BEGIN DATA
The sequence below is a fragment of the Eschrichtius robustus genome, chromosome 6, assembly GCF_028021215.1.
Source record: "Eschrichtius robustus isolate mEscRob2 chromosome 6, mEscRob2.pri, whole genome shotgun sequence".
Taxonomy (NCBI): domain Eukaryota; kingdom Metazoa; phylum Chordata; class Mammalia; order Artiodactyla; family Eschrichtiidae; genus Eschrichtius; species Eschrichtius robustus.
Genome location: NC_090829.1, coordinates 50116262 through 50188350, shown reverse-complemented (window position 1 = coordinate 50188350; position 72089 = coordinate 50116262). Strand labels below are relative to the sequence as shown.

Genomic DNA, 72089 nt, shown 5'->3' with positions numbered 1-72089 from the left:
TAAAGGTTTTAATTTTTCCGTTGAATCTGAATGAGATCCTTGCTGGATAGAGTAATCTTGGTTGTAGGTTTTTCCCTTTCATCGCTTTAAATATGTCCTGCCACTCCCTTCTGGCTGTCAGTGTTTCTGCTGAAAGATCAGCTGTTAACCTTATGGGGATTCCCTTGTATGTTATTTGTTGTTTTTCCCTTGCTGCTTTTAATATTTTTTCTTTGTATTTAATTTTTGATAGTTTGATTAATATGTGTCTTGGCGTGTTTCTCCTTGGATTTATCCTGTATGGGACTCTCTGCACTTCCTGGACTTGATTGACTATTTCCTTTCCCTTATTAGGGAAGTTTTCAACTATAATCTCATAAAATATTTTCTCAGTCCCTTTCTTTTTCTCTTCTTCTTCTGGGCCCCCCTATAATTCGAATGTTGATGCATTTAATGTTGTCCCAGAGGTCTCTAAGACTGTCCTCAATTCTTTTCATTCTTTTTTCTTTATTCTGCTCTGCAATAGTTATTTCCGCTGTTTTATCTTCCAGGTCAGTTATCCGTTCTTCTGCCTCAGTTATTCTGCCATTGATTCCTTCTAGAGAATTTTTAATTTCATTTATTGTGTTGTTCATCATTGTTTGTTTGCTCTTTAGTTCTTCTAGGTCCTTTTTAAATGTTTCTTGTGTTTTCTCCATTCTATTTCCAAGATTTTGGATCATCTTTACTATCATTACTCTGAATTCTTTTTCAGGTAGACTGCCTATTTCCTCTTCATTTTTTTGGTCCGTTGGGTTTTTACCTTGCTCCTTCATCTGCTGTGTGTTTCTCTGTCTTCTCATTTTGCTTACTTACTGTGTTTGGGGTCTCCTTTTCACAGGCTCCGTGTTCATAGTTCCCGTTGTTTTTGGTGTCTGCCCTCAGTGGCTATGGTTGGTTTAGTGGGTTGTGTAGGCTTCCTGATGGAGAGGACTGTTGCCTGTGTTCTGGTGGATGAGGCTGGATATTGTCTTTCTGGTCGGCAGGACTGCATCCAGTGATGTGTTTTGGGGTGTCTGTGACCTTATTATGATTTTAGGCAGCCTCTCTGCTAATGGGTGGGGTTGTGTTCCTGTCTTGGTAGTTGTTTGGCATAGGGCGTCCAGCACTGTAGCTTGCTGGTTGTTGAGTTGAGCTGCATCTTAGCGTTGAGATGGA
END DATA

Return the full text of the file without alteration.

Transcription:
The sequence below is a fragment of the Eschrichtius robustus genome, chromosome 6, assembly GCF_028021215.1.
Source record: "Eschrichtius robustus isolate mEscRob2 chromosome 6, mEscRob2.pri, whole genome shotgun sequence".
Taxonomy (NCBI): domain Eukaryota; kingdom Metazoa; phylum Chordata; class Mammalia; order Artiodactyla; family Eschrichtiidae; genus Eschrichtius; species Eschrichtius robustus.
Genome location: NC_090829.1, coordinates 50116262 through 50188350, shown reverse-complemented (window position 1 = coordinate 50188350; position 72089 = coordinate 50116262). Strand labels below are relative to the sequence as shown.

Genomic DNA, 72089 nt, shown 5'->3' with positions numbered 1-72089 from the left:
TAAAGGTTTTAATTTTTCCGTTGAATCTGAATGAGATCCTTGCTGGATAGAGTAATCTTGGTTGTAGGTTTTTCCCTTTCATCGCTTTAAATATGTCCTGCCACTCCCTTCTGGCTGTCAGTGTTTCTGCTGAAAGATCAGCTGTTAACCTTATGGGGATTCCCTTGTATGTTATTTGTTGTTTTTCCCTTGCTGCTTTTAATATTTTTTCTTTGTATTTAATTTTTGATAGTTTGATTAATATGTGTCTTGGCGTGTTTCTCCTTGGATTTATCCTGTATGGGACTCTCTGCACTTCCTGGACTTGATTGACTATTTCCTTTCCCTTATTAGGGAAGTTTTCAACTATAATCTCATAAAATATTTTCTCAGTCCCTTTCTTTTTCTCTTCTTCTTCTGGGCCCCCCTATAATTCGAATGTTGATGCATTTAATGTTGTCCCAGAGGTCTCTAAGACTGTCCTCAATTCTTTTCATTCTTTTTTCTTTATTCTGCTCTGCAATAGTTATTTCCGCTGTTTTATCTTCCAGGTCAGTTATCCGTTCTTCTGCCTCAGTTATTCTGCCATTGATTCCTTCTAGAGAATTTTTAATTTCATTTATTGTGTTGTTCATCATTGTTTGTTTGCTCTTTAGTTCTTCTAGGTCCTTTTTAAATGTTTCTTGTGTTTTCTCCATTCTATTTCCAAGATTTTGGATCATCTTTACTATCATTACTCTGAATTCTTTTTCAGGTAGACTGCCTATTTCCTCTTCATTTTTTTGGTCCGTTGGGTTTTTACCTTGCTCCTTCATCTGCTGTGTGTTTCTCTGTCTTCTCATTTTGCTTACTTACTGTGTTTGGGGTCTCCTTTTCACAGGCTCCGTGTTCATAGTTCCCGTTGTTTTTGGTGTCTGCCCTCAGTGGCTATGGTTGGTTTAGTGGGTTGTGTAGGCTTCCTGATGGAGAGGACTGTTGCCTGTGTTCTGGTGGATGAGGCTGGATATTGTCTTTCTGGTCGGCAGGACTGCATCCAGTGATGTGTTTTGGGGTGTCTGTGACCTTATTATGATTTTAGGCAGCCTCTCTGCTAATGGGTGGGGTTGTGTTCCTGTCTTGGTAGTTGTTTGGCATAGGGCGTCCAGCACTGTAGCTTGCTGGTTGTTGAGTTGAGCTGCATCTTAGCGTTGAGATGGA